Let me start with saying I only know of Jung and not so much about him, so I did some quick research to make sure he wasn’t a crazy megalomaniac, or a human slave trader or slayer, etc. It seems he was none of these things. He was a white, Swiss psychiatrist turned philosopher. He was way into alchemy, astrology, sociology, as well as literature and the arts. His most notable ideas include the concept of psychological archetypes, the collective unconscious and synchronicity. This is cool because I like the quote and am now interested in what this Jung may have to say. My mind has been in need of something new to absorb…

Anyway, back to the quote, I think the heart he speaks of is the soul or part of the collective unconsciousness and through connecting to that collective unconscious, we begin to change the thought process of the world.  Our energy begins to shift. People or the individual I should say do not realize the power they have to change the world just through their mind/soul/heart. To see the world just as it is in front of you is an unrealistic vision, only a part of the whole. The reality of the world/universe/existence is more than we can see physically, but not metaphysically….that’s right I said it.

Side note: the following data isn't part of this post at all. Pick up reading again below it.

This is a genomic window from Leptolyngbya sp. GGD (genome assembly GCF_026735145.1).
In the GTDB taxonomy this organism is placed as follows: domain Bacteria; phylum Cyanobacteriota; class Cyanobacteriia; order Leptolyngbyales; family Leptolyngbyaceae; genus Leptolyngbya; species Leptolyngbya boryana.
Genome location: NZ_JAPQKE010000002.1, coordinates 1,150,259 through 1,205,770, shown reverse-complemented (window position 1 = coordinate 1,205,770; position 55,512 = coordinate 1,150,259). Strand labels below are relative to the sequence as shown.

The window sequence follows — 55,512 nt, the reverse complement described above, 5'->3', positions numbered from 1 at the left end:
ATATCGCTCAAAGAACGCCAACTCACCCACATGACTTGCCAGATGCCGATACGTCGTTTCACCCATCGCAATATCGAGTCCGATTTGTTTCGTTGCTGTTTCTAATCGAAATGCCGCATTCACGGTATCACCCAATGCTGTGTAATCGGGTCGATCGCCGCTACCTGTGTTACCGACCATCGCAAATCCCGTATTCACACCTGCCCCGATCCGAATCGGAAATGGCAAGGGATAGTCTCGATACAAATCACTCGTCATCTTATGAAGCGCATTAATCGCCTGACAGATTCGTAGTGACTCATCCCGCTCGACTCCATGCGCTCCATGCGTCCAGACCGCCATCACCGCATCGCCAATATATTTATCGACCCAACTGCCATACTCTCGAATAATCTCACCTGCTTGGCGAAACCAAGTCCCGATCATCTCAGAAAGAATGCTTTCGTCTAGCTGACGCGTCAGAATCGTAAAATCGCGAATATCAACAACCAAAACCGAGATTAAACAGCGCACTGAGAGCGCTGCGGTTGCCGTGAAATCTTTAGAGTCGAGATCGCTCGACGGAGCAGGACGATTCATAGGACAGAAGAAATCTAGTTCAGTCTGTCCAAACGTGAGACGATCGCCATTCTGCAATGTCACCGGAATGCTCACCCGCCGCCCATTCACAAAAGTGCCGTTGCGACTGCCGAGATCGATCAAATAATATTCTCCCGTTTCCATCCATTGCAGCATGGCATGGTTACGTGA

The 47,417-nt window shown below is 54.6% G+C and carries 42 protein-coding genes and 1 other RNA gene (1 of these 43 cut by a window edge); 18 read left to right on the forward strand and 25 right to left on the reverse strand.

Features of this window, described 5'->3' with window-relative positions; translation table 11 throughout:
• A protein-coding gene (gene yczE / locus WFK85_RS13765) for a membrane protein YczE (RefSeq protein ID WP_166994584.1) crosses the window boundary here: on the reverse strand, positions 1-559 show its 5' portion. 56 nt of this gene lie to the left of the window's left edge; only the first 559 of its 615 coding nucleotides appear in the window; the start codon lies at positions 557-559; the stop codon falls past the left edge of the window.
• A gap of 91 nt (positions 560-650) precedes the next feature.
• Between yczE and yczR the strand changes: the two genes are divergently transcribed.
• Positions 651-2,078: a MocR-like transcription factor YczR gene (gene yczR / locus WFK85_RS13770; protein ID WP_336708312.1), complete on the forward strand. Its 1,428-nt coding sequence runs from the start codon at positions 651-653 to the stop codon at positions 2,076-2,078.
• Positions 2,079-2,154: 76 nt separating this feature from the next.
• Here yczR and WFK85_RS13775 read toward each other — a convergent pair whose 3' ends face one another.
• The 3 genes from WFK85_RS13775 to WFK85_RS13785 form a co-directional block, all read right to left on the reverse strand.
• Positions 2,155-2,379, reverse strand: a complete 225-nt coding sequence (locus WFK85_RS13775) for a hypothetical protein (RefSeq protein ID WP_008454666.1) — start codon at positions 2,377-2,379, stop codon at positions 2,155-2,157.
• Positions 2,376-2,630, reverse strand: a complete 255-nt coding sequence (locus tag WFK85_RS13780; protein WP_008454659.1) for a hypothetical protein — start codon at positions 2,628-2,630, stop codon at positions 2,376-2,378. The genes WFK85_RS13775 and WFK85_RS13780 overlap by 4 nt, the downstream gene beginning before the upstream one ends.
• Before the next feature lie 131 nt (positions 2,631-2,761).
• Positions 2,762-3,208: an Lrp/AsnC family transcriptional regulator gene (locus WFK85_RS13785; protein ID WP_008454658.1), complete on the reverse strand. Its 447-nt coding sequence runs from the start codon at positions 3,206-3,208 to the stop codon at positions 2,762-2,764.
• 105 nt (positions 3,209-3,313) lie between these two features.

Awaken yourself.

-Cara

whole earth

Last night I was watching a movie I found somewhere, somehow called, “Ecological Design: Inventing the Future” [1994]. We have known a lot of eco stuff for along time, now we need more action.  I challenge you to find this movie, watch it and be creative with a cool eco-design. That’s right I said it, a challenge.

One super fresh topic covered in the film was the Whole Earth Catalog. The Whole Earth Catalog was published regularly from 1968 to 1972, the founder, Stewart Brand. According to the catalog, “Whole Earth eschewed politics and pushed grassroots direct power—tools and skills. At a time when New Age hippies were deploring the intellectual world of arid abstractions, Whole Earth pushed science, intellectual endeavor, and new technology as well as old.”